9. Eric Metcalf (1989-1994) | 3.8 Yds/A | 2,229 Yds | 11 TD | 297 Rec | 2,732 Rec Yds | 15 Rec TD | 2x Pro-Bowl (93, 94) | 1x All-Pro (93)

  10. Leroy Hoard (1990-1995) | 4.0 Yds/A | 2,036 Yds | 10 TD | 177 Rec | 1,849 Rec Yds | 14 Rec TD | 1x Pro-Bowl (94)

  11. Nick Chubb (2018-Present) | 5.3 Yds/A | 4,816 Yds | 36 TD | 92 Rec | 751 Rec Yds | 3 Rec TD | 3x Pro-Bowl (19, 20, 21)


WR: Dante Lavelli (1946-1956)

386 Rec | 6,488 Yds | 62 TD | Led League in Rec 1946 (40) | Led League in Yds 1946 (843) | Led League in Yds/R 1946 (21.1) | Led League in Yds/G 1946 (60.2) | 3x Pro-Bowl (51, 53, 54) | Hall of Fame All-1940s Team | Hall of Fame Class 1975


Otto Graham's number one target, Dante Lavelli, is the first wide receiver for the All-Time Browns. Lavelli led the league in receptions, yards, yards per game and yards per reception in 1946. He was also named to three Pro-Bowls and the Hall of Fame All-1940s Team. His 6,488 yards and 62 touchdowns are both second all-time in Browns history. Lavelli was inducted into the Hall of Fame in 1975.


WR: Mac Speedie (1946-1952)

349 Rec | 5,602 Yds | 33 TD | Led League in Rec 1947, 1948, 1949 and 1952 (67, 58, 62, 62) | Led League in Yds 1947 and 1949 (1,146, 1,028) | Led League in Yds/G 1947 and 1949 (81.9, 85.7) | 2x Pro-Bowl (50, 52) | 3x All-Pro (47, 48, 49) | Hall of Fame All-1940s Team | Hall of Fame Class 2020


The second wide receiver is another Hall of Famer, Mac Speedie. Speedie had to wait all the way until 2020 to finally be inducted into the Hall of Fame. He led the league in receptions four different times and also led the league in yards twice. Speedie made two Pro-Bowls and three All-Pro Teams. He arguably had a better career than Dante Lavelli, so the only explanation I can give for him having to wait so long to be inducted into the Hall of Fame is that he only played seven seasons.


WR: Gary Collins (1962-1971)

331 Rec | 5,299 Yds | 70 TD | Led League in TD 1963 (13) | 2x Pro-Bowl (65, 66) | Hall of Fame All-1960s


This spot might surprise people because I went with Gary Collins over Paul Warfield but hear me out. Collins spent two more seasons with the Browns than Warfield, caught more passes for more yards and almost 20 more touchdowns. They both led the league in touchdowns once with the Browns and Warfield was named to one more Pro-Bowl, but Collins was named to the Hall of Fame All-1960s Team. Maybe the main determining factor in my decision was that Warfield actually spent more impactful years with the Dolphins, which I will go through in more detail during their All-Time Team's article. Collins's 70 touchdowns are still the franchise record, even after 50 years.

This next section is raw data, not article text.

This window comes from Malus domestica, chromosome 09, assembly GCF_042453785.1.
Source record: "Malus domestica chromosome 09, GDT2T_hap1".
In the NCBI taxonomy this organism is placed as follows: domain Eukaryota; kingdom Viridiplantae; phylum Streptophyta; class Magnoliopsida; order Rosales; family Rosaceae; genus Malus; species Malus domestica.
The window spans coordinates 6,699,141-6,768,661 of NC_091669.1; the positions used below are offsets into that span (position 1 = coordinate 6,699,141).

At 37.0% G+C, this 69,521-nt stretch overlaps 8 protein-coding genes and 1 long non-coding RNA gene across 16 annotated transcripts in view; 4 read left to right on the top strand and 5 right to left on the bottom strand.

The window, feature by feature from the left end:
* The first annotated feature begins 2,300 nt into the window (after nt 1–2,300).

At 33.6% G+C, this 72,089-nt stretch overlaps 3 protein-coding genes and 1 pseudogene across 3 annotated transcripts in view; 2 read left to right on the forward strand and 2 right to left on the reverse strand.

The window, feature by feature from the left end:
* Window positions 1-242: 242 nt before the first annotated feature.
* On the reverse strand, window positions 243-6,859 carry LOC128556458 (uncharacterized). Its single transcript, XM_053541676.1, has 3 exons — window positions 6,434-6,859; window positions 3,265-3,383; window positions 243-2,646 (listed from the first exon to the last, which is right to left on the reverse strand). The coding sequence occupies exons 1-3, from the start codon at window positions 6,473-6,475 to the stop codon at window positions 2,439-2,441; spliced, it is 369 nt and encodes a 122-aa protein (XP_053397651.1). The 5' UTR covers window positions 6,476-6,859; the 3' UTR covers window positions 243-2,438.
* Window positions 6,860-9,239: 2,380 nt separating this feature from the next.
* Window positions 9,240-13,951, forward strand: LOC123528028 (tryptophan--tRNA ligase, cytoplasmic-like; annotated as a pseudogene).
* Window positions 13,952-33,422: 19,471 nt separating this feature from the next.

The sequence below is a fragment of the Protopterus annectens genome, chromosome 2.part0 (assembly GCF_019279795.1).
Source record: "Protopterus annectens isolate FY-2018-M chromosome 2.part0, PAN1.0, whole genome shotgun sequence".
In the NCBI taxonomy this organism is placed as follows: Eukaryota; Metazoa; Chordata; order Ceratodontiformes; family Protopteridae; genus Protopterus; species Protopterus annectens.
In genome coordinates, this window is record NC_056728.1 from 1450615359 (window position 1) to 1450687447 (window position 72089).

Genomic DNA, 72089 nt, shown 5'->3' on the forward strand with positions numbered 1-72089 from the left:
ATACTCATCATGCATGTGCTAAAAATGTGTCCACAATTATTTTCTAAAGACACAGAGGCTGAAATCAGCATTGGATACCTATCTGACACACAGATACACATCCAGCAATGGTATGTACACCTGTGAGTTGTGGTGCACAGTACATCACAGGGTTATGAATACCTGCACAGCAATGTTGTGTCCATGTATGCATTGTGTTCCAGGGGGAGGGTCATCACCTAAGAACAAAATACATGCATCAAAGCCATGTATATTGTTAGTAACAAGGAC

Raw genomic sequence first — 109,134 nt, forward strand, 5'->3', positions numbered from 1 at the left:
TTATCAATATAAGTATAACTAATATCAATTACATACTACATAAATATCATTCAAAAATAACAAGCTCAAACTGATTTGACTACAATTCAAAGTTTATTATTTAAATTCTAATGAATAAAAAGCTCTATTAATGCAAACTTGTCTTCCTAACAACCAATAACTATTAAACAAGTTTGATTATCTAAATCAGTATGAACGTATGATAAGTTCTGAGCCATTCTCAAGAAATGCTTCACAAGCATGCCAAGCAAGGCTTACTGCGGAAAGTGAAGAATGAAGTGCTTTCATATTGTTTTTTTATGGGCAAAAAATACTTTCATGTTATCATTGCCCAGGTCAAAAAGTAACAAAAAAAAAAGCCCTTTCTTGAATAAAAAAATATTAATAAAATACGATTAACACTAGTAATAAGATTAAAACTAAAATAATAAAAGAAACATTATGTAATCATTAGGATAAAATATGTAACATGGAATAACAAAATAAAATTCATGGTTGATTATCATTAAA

Honorable Mentions

  1. Pete Brewster (1952-1958) | 186 Rec | 3,372 Yds | 19 TD | Led League in Yds/R 1957 (20.5) | 2x Pro-Bowl (55, 56)

  2. Ray Renfro (1952-1963) | 281 Rec | 5,508 Yds | 50 TD | Led League in Yds/R 1955 (20.8) | Led League in Yds/Tch 1953 (10.8) | 3x Pro-Bowl (53, 57, 60)

  3. Paul Warfield (1964-1969, 1976-1977) | 271 Rec | 5,210 Yds | 52 TD | Led League in TD 1968 (12) | 3x Pro-Bowl (64, 68, 69) | Hall of Fame Class 1983

  4. Reggie Rucker (1975-1981) | 310 Rec | 4,953 Yds | 32 TD

  5. Dave Logan (1976-1983) | 262 Rec | 4,247 Yds | 24 TD

  6. Brian Brennan (1984-1991) | 315 Rec | 4,148 Yds | 19 TD

  7. Webster Slaughter (1986-1991) | 305 Rec | 4,834 Yds | 27 TD | 1x Pro-Bowl (89)

  8. Braylon Edwards (2005-2009) | 238 Rec | 3,697 Yds | 28 TD | 1x Pro-Bowl (07)

  9. Josh Gordon (2012-2014, 2017-2018) | 180 Rec | 3,106 Yds | 16 TD | Led League in Yds 2013 (1,646) | Led League in Yds/G 2013 (117.6) | 1x Pro-Bowl (13) | 1x All-Pro (13)


TE: Ozzie Newsome (1978-1990)

662 Rec | 7,980 Yds | 47 TD | 3x Pro-Bowl (81, 84, 85) | 1x All-Pro (84) | Hall of Fame All-1980s Team | Hall of Fame Class 1999


There is only one choice at tight end for the All-Time Browns and it's Ozzie Newsome. Newsome is one of the greatest tight ends of all time, playing in 13 seasons

with the Browns. He was named to three Pro-Bowls and one All-Pro Team while racking up over 600 receptions and almost 8,000 yards. He is the franchise leader in receptions and yards and was named to the Hall of Fame All-1980s Team. Twice, he had over 1,000 yards receiving, and he was inducted into the Hall of Fame in 1999.

Honorable Mentions

  1. Milt Morin (1966-1975) | 271 Rec | 4,208 Yds | 16 TD | 2x Pro-Bowl (68, 71)


OT: Joe Thomas (2007-2017)

Started 167 of 167 Games | 10x Pro-Bowl (07, 08, 09, 10, 11, 12, 13, 14, 15, 16) | 6x All-Pro (09, 10, 11, 13, 14, 15) | Hall of Fame All-2010s Team


One of the few Browns that played in this century, Joe Thomas, is the first pick at offensive tackle. Thomas was the lone bright spot for the Browns during his 11 years with the team. The fact that he was so dominant, even while playing for a losing team, should just further prove his greatness. He made 10 straight Pro-Bowls from 2007-2016 and was also named to six All-Pro Teams. Thomas was named to the Hall of Fame All-2010s Team and will surely be inducted into the Hall of Fame one day.


OT: Lou Groza (1946-1967)

Started 152 of 170 Games (268 Including as Kicker) | 9x Pro-Bowl (50, 51, 52, 53, 54, 55, 57, 58, 59) | 4x All-Pro (52, 53, 54, 55) | Hall of Fame All-1950s | Hall of Fame Class 1974